Holding steady

Goals & Strategy

SOURCE: Self-reported by organization

Learn about the organization's key goals, strategies, capabilities, and progress.

Charting impact

Four powerful questions that require reflection about what really matters - results.

At Blue Star Families, our mission is to help military families address the challenges of the military lifestyle with innovative strategies. Since our founding, our Chapter-based model has given Blue Star Families grassroots level access to organize military families to tell their story and create community to both identify and solve problems. This Chapter model has proven very successful in helping military families get connected and supported right where they live. Blue Star Families brings together public, private, philanthropic, and military communities to better serve local military families. We identify opportunities and provide resources that speak directly to their real and current needs. Throughout the nation, we currently have over 30 volunteer-driven Neighborhood Chapters and 11 fully-staffed Chapters.

Blue Star Families will focus on creating a sense of belonging to the local community through Increasing a sense of belonging to the local civilian community and improving or changing military family policies. Blue Star Families also aims to improve member engagement by increasing volunteerism, diversifying program options, improving Blue Star Families’ role as the thought leader in the local community, improving overall member engagement. Blue Star Families plans to develop and maintain sustainable local chapters by growing local and national membership, diversifying membership, developing additional local and national partnerships, improving brand recognition, building credible infrastructure, delivering Blue Star Family core programs, and supporting Chapter sustainability.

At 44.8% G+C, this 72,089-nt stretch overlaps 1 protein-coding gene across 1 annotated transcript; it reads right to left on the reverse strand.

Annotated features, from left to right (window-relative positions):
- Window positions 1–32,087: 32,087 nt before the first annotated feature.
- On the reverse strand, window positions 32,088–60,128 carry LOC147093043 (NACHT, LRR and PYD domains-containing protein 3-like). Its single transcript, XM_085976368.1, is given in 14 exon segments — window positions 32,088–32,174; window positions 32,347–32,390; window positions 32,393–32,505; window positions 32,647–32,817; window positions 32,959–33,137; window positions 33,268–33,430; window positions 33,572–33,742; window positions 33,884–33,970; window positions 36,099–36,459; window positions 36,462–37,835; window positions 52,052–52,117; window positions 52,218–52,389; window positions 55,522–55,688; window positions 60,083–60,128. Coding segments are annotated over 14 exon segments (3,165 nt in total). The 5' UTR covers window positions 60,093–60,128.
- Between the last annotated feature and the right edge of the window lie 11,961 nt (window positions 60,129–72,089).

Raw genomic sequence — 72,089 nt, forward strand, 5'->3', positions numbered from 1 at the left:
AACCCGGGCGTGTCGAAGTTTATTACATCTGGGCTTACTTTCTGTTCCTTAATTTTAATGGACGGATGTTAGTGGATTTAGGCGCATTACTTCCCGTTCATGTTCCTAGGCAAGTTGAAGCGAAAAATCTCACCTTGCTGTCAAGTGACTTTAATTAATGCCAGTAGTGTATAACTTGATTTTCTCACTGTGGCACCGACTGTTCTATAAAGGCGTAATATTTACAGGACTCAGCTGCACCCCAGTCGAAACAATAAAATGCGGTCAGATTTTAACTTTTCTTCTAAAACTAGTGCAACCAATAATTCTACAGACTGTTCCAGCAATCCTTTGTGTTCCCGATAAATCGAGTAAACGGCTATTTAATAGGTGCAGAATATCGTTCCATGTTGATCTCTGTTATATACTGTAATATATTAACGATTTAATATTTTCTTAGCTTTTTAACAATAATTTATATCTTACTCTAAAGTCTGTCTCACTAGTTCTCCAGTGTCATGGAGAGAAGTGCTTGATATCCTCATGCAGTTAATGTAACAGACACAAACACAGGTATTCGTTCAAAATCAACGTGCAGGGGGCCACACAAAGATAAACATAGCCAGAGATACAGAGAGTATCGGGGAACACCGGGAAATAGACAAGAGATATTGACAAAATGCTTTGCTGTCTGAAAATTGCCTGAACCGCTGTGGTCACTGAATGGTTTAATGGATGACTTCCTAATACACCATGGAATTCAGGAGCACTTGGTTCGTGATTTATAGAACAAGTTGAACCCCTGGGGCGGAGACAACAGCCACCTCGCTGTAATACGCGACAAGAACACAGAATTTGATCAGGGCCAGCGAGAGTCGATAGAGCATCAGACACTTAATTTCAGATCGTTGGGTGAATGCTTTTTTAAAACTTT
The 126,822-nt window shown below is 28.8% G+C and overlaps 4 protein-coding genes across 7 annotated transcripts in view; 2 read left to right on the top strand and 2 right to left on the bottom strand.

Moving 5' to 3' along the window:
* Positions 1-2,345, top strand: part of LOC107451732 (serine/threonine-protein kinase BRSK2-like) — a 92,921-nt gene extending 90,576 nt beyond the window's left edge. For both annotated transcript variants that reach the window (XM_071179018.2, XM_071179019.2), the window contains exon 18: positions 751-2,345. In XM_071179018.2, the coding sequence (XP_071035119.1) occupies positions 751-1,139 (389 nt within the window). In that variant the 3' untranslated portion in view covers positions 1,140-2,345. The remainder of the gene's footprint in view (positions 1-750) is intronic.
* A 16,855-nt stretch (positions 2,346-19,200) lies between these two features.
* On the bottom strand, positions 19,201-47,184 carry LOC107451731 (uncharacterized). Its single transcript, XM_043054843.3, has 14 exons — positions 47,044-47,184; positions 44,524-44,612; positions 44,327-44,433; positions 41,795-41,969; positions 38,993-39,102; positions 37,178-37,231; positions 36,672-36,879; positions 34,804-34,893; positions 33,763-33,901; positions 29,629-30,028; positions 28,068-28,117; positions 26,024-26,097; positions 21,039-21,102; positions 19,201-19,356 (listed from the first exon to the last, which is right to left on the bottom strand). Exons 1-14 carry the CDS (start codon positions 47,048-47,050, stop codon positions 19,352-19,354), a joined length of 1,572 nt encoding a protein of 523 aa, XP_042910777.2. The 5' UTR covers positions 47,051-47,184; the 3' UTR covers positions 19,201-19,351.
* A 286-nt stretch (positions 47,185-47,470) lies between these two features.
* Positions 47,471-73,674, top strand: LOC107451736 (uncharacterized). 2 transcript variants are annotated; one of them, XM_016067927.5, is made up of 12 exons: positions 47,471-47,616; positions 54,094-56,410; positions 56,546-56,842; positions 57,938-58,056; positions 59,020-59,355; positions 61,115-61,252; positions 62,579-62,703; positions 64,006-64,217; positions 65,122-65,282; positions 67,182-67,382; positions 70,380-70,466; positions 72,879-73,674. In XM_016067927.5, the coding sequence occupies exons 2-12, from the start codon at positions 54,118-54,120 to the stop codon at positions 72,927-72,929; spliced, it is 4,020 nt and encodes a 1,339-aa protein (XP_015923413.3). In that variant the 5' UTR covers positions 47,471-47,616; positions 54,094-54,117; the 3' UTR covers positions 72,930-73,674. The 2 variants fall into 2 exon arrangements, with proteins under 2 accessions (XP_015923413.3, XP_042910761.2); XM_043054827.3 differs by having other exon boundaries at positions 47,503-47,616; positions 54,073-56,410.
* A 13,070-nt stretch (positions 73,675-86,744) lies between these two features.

Blue Star Families remains committed to ensuring the programming and services offered to members continue to support the mission of reducing the challenges of the military lifestyle. Through online programming surveys and the results of the annual Military Family Life Survey, Blue Star Families is able to identify areas of need and strategies and programs to support military families overcome isolation, increase community connection, and gain meaningful employment.

While rebranding our volunteer-led chapters, we conducted a community landscape analysis to determine locations where we could leverage industry presence and military service members. We started 2020 by sustaining 11 locally-staffed chapter locations: Washington, D.C.; St. Louis, Missouri; Jacksonville, Florida; Salt Lake City, Utah; Nashville/Clarksville, Tennessee; Chicago, Illinois; Baltimore, Maryland; San Diego, California; New York City, NY; Tampa, FL; Dayton, OH.

How we listen

SOURCE: Self-reported by organization

Seeking feedback from people served makes programs more responsive and effective. Here’s how this organization is listening.

done We shared information about our current feedback practices.
  • How is your organization collecting feedback from the people you serve?

    Electronic surveys (by email, tablet, etc.), Focus groups or interviews (by phone or in person), Community meetings/Town halls, Constituent (client or resident, etc.) advisory committees, Suggestion box/email,

  • How is your organization using feedback from the people you serve?

    To identify bright spots and enhance positive service experiences, To make fundamental changes to our programs and/or operations, To inform the development of new programs/projects, To identify where we are less inclusive or equitable across demographic groups, To strengthen relationships with the people we serve,

  • With whom is the organization sharing feedback?

    The people we serve, Our staff, Our board, Our funders, Our community partners,

  • Which of the following feedback practices does your organization routinely carry out?

  • What challenges does the organization face when collecting feedback?

    It is difficult to get the people we serve to respond to requests for feedback, It is difficult to get honest feedback from the people we serve,

Financials

Blue Star Families
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Operations

The people, governance practices, and partners that make the organization tick.

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Connect with nonprofit leaders